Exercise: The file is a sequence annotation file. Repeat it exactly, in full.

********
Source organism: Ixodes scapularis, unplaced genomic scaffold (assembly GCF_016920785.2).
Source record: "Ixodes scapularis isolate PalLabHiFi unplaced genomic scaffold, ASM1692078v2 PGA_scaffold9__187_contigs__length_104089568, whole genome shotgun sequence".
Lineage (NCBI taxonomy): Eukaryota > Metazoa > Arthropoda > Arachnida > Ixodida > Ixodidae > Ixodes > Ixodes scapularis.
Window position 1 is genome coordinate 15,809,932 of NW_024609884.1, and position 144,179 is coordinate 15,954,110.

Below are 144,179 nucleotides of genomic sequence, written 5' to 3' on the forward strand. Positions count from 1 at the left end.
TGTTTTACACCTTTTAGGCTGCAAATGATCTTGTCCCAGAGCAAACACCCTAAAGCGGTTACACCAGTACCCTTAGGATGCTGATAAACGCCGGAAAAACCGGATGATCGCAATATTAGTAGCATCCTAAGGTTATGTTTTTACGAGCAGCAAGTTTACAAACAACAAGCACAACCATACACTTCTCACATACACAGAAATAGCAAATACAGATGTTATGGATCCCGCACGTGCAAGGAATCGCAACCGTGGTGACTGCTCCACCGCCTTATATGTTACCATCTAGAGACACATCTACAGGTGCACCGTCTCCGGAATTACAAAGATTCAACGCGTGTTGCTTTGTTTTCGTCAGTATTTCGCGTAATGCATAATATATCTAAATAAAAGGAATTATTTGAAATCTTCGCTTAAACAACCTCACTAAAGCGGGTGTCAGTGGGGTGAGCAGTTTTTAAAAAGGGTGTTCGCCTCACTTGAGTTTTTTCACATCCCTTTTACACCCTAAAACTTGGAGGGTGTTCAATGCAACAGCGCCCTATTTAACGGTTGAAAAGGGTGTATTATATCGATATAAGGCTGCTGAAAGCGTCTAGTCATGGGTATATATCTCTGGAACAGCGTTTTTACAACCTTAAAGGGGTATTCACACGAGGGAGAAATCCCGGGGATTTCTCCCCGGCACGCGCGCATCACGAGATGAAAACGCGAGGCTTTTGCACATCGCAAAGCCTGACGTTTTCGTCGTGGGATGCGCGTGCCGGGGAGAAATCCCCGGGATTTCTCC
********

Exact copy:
Source organism: Ixodes scapularis, unplaced genomic scaffold (assembly GCF_016920785.2).
Source record: "Ixodes scapularis isolate PalLabHiFi unplaced genomic scaffold, ASM1692078v2 PGA_scaffold9__187_contigs__length_104089568, whole genome shotgun sequence".
Lineage (NCBI taxonomy): Eukaryota > Metazoa > Arthropoda > Arachnida > Ixodida > Ixodidae > Ixodes > Ixodes scapularis.
Window position 1 is genome coordinate 15,809,932 of NW_024609884.1, and position 144,179 is coordinate 15,954,110.

Below are 144,179 nucleotides of genomic sequence, written 5' to 3' on the forward strand. Positions count from 1 at the left end.
TGTTTTACACCTTTTAGGCTGCAAATGATCTTGTCCCAGAGCAAACACCCTAAAGCGGTTACACCAGTACCCTTAGGATGCTGATAAACGCCGGAAAAACCGGATGATCGCAATATTAGTAGCATCCTAAGGTTATGTTTTTACGAGCAGCAAGTTTACAAACAACAAGCACAACCATACACTTCTCACATACACAGAAATAGCAAATACAGATGTTATGGATCCCGCACGTGCAAGGAATCGCAACCGTGGTGACTGCTCCACCGCCTTATATGTTACCATCTAGAGACACATCTACAGGTGCACCGTCTCCGGAATTACAAAGATTCAACGCGTGTTGCTTTGTTTTCGTCAGTATTTCGCGTAATGCATAATATATCTAAATAAAAGGAATTATTTGAAATCTTCGCTTAAACAACCTCACTAAAGCGGGTGTCAGTGGGGTGAGCAGTTTTTAAAAAGGGTGTTCGCCTCACTTGAGTTTTTTCACATCCCTTTTACACCCTAAAACTTGGAGGGTGTTCAATGCAACAGCGCCCTATTTAACGGTTGAAAAGGGTGTATTATATCGATATAAGGCTGCTGAAAGCGTCTAGTCATGGGTATATATCTCTGGAACAGCGTTTTTACAACCTTAAAGGGGTATTCACACGAGGGAGAAATCCCGGGGATTTCTCCCCGGCACGCGCGCATCACGAGATGAAAACGCGAGGCTTTTGCACATCGCAAAGCCTGACGTTTTCGTCGTGGGATGCGCGTGCCGGGGAGAAATCCCCGGGATTTCTCC